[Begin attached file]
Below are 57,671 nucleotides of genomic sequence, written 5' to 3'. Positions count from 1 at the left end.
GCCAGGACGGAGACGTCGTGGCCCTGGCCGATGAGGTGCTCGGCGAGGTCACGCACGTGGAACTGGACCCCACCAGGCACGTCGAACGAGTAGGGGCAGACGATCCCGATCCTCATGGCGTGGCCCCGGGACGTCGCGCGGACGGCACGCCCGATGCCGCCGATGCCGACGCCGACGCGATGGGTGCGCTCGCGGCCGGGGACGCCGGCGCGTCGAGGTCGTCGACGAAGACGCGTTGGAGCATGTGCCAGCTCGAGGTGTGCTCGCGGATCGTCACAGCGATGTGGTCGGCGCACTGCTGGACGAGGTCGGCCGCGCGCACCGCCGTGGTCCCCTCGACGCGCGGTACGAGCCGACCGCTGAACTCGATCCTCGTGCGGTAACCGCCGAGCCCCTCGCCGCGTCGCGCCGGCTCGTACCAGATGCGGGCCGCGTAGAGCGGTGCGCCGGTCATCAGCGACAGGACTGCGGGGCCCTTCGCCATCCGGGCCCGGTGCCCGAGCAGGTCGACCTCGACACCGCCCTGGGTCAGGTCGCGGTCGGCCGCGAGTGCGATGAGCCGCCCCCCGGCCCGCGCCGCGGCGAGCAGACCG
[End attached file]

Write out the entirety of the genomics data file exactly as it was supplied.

Below are 57,671 nucleotides of genomic sequence, written 5' to 3'. Positions count from 1 at the left end.
GCCAGGACGGAGACGTCGTGGCCCTGGCCGATGAGGTGCTCGGCGAGGTCACGCACGTGGAACTGGACCCCACCAGGCACGTCGAACGAGTAGGGGCAGACGATCCCGATCCTCATGGCGTGGCCCCGGGACGTCGCGCGGACGGCACGCCCGATGCCGCCGATGCCGACGCCGACGCGATGGGTGCGCTCGCGGCCGGGGACGCCGGCGCGTCGAGGTCGTCGACGAAGACGCGTTGGAGCATGTGCCAGCTCGAGGTGTGCTCGCGGATCGTCACAGCGATGTGGTCGGCGCACTGCTGGACGAGGTCGGCCGCGCGCACCGCCGTGGTCCCCTCGACGCGCGGTACGAGCCGACCGCTGAACTCGATCCTCGTGCGGTAACCGCCGAGCCCCTCGCCGCGTCGCGCCGGCTCGTACCAGATGCGGGCCGCGTAGAGCGGTGCGCCGGTCATCAGCGACAGGACTGCGGGGCCCTTCGCCATCCGGGCCCGGTGCCCGAGCAGGTCGACCTCGACACCGCCCTGGGTCAGGTCGCGGTCGGCCGCGAGTGCGATGAGCCGCCCCCCGGCCCGCGCCGCGGCGAGCAGACCG